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WASHINGTON, D.C. — The U.S. House of Representatives Wednesday passed the "Protecting Cyber Networks Act," which will make it easier for private companies to share cybersecurity threats with each other and the government without fearing lawsuits.
This represents a major step for Congress, as several prior bills addressing the issue have failed.
According to Reuters, 307 members of the House voted in favor of the legislation, while 116 opposed the measure.
"At some point, we need to stop talking about the next Sony, the next Anthem, the next Target, the next JP Morgan Chase and the next State Department hack, and actually pass a bill that will help ensure that there will be no next cyberattack," said Rep. Adam Schiff, the top Democrat on the House Intelligence Committee.
U.S. corporations have pushed Congress to act following several high-profile data breaches, including ones occurring at Target Corp., Home Depot Inc. and a cyberthreat involving Sony Pictures Entertainment's release of the movie "The Interview." In the convenience store sector, MAPCO Express Inc. was the target of a data breach in 2013.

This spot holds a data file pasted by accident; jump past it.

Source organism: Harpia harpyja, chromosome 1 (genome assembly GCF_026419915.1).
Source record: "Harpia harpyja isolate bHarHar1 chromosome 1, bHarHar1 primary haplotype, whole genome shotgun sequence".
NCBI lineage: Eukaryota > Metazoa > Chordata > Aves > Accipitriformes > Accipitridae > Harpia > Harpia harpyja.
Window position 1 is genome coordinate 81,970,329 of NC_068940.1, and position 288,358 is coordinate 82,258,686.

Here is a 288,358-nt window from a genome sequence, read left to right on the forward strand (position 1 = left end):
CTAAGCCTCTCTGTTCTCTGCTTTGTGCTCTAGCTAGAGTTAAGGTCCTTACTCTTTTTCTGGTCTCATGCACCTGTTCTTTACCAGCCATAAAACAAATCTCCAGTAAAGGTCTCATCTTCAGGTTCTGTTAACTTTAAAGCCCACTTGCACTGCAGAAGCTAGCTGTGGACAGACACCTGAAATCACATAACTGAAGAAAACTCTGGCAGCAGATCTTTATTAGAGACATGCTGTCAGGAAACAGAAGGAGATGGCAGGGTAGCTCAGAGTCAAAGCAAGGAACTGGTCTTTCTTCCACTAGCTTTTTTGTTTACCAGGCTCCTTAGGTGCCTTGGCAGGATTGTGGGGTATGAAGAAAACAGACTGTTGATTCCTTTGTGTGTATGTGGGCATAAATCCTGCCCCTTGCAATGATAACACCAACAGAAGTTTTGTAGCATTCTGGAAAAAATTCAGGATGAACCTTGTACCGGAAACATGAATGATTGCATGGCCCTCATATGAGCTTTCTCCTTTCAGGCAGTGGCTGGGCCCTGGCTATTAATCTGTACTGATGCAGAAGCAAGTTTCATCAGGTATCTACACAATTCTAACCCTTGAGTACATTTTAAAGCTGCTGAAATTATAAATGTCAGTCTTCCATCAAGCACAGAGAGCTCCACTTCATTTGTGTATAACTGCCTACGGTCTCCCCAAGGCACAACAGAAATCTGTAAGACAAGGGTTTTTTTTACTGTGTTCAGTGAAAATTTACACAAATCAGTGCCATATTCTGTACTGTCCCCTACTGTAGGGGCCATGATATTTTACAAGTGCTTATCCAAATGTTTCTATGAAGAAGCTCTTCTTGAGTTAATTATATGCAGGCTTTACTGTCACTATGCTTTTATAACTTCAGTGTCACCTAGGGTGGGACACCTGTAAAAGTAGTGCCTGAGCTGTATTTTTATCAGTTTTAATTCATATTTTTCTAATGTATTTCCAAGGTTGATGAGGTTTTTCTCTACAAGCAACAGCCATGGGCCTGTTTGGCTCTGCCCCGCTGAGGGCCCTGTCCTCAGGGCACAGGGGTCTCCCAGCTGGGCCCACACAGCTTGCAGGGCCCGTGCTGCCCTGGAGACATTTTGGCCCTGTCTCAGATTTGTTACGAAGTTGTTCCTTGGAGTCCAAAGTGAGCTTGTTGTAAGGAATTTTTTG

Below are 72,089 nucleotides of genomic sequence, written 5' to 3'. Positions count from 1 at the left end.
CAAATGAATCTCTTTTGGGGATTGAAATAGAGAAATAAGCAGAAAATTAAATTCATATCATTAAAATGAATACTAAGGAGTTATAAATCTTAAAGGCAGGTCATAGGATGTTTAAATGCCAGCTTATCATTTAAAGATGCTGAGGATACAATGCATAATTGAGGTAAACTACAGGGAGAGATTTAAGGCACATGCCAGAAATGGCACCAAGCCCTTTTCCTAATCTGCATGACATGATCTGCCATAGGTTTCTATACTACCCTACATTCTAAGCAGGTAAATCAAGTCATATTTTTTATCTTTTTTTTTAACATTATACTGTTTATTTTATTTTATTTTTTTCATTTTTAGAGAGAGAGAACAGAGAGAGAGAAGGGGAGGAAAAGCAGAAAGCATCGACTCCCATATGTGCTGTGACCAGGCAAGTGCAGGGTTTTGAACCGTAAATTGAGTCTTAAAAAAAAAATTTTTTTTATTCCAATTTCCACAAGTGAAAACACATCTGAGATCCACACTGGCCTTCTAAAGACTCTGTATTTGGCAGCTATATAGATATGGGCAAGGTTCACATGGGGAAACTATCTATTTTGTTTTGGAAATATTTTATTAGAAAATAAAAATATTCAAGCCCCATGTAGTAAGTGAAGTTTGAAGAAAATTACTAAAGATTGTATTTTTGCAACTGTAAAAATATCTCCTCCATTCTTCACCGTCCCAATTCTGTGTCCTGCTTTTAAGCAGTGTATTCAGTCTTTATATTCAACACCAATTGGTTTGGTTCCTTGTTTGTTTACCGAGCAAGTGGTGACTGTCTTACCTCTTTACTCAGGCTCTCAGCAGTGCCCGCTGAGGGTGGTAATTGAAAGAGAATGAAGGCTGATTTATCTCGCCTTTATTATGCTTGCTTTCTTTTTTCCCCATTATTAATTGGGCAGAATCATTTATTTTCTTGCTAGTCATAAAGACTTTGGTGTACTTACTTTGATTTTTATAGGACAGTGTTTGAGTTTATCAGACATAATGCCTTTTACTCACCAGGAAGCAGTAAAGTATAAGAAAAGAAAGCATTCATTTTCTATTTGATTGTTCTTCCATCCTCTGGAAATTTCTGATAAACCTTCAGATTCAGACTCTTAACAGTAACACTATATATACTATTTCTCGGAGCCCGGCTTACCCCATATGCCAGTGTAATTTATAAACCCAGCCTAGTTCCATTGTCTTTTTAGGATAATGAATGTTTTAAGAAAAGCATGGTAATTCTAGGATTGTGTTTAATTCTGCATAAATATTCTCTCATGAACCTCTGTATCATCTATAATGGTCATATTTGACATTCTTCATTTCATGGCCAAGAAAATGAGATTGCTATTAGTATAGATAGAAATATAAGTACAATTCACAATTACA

Passage of the cybersecurity legislation still must go through two more steps before becoming law. The U.S. Senate must approve the bill later this spring. Since the bill has substantial bipartisan support, most experts believe it will pass in the U.S. Senate without a problem.
Following Senate passage, President Barack Obama must sign the bill into law. The Obama Administration has expressed some concerns about certain details of the bill, but supports its passage, Reuters reported.
The bill is supported by most groups in the public and private sectors as well. The main objectors are privacy advocates who believe passage of the bill will undermine the privacy of individuals.